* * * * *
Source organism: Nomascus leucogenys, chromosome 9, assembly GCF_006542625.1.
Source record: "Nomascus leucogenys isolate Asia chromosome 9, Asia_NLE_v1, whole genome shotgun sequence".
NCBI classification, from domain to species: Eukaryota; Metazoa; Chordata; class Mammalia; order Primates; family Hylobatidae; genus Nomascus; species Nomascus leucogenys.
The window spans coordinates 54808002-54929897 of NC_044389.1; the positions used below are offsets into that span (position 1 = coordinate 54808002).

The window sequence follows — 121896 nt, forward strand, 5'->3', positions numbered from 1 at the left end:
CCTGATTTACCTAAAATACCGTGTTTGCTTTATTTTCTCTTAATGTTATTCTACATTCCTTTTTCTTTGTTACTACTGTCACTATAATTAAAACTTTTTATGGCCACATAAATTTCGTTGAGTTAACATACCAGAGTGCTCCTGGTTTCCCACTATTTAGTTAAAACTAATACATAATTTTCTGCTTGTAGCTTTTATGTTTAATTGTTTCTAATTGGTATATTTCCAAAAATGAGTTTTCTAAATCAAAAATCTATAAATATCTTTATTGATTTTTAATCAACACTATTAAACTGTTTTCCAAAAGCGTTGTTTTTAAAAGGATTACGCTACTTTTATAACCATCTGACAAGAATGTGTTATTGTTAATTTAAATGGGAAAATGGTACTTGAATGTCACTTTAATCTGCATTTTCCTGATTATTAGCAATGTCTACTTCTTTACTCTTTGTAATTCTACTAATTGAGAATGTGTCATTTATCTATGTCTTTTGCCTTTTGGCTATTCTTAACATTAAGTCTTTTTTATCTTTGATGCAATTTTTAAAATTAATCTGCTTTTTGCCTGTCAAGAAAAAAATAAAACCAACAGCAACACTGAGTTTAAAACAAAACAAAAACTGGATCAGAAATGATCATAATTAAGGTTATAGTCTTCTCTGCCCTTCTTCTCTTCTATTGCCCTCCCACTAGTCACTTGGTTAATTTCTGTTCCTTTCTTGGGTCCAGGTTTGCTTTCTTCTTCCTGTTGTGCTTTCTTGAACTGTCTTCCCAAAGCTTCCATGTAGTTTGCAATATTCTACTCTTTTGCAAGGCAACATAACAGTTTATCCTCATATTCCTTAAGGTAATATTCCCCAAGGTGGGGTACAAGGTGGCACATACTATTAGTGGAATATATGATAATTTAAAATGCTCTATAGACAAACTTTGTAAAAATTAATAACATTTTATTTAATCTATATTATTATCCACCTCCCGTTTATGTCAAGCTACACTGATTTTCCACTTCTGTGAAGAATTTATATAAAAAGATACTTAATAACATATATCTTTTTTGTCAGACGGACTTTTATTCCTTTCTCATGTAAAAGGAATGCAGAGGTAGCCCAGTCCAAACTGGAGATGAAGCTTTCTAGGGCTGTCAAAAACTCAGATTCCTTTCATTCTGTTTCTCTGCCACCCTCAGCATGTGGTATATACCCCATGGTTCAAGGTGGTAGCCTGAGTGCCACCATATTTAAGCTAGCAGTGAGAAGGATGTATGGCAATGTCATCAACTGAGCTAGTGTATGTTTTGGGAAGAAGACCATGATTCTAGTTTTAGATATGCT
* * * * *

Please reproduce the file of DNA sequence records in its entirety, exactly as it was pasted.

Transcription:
Source organism: Nomascus leucogenys, chromosome 9, assembly GCF_006542625.1.
Source record: "Nomascus leucogenys isolate Asia chromosome 9, Asia_NLE_v1, whole genome shotgun sequence".
NCBI classification, from domain to species: Eukaryota; Metazoa; Chordata; class Mammalia; order Primates; family Hylobatidae; genus Nomascus; species Nomascus leucogenys.
The window spans coordinates 54808002-54929897 of NC_044389.1; the positions used below are offsets into that span (position 1 = coordinate 54808002).

The window sequence follows — 121896 nt, forward strand, 5'->3', positions numbered from 1 at the left end:
CCTGATTTACCTAAAATACCGTGTTTGCTTTATTTTCTCTTAATGTTATTCTACATTCCTTTTTCTTTGTTACTACTGTCACTATAATTAAAACTTTTTATGGCCACATAAATTTCGTTGAGTTAACATACCAGAGTGCTCCTGGTTTCCCACTATTTAGTTAAAACTAATACATAATTTTCTGCTTGTAGCTTTTATGTTTAATTGTTTCTAATTGGTATATTTCCAAAAATGAGTTTTCTAAATCAAAAATCTATAAATATCTTTATTGATTTTTAATCAACACTATTAAACTGTTTTCCAAAAGCGTTGTTTTTAAAAGGATTACGCTACTTTTATAACCATCTGACAAGAATGTGTTATTGTTAATTTAAATGGGAAAATGGTACTTGAATGTCACTTTAATCTGCATTTTCCTGATTATTAGCAATGTCTACTTCTTTACTCTTTGTAATTCTACTAATTGAGAATGTGTCATTTATCTATGTCTTTTGCCTTTTGGCTATTCTTAACATTAAGTCTTTTTTATCTTTGATGCAATTTTTAAAATTAATCTGCTTTTTGCCTGTCAAGAAAAAAATAAAACCAACAGCAACACTGAGTTTAAAACAAAACAAAAACTGGATCAGAAATGATCATAATTAAGGTTATAGTCTTCTCTGCCCTTCTTCTCTTCTATTGCCCTCCCACTAGTCACTTGGTTAATTTCTGTTCCTTTCTTGGGTCCAGGTTTGCTTTCTTCTTCCTGTTGTGCTTTCTTGAACTGTCTTCCCAAAGCTTCCATGTAGTTTGCAATATTCTACTCTTTTGCAAGGCAACATAACAGTTTATCCTCATATTCCTTAAGGTAATATTCCCCAAGGTGGGGTACAAGGTGGCACATACTATTAGTGGAATATATGATAATTTAAAATGCTCTATAGACAAACTTTGTAAAAATTAATAACATTTTATTTAATCTATATTATTATCCACCTCCCGTTTATGTCAAGCTACACTGATTTTCCACTTCTGTGAAGAATTTATATAAAAAGATACTTAATAACATATATCTTTTTTGTCAGACGGACTTTTATTCCTTTCTCATGTAAAAGGAATGCAGAGGTAGCCCAGTCCAAACTGGAGATGAAGCTTTCTAGGGCTGTCAAAAACTCAGATTCCTTTCATTCTGTTTCTCTGCCACCCTCAGCATGTGGTATATACCCCATGGTTCAAGGTGGTAGCCTGAGTGCCACCATATTTAAGCTAGCAGTGAGAAGGATGTATGGCAATGTCATCAACTGAGCTAGTGTATGTTTTGGGAAGAAGACCATGATTCTAGTTTTAGATATGCT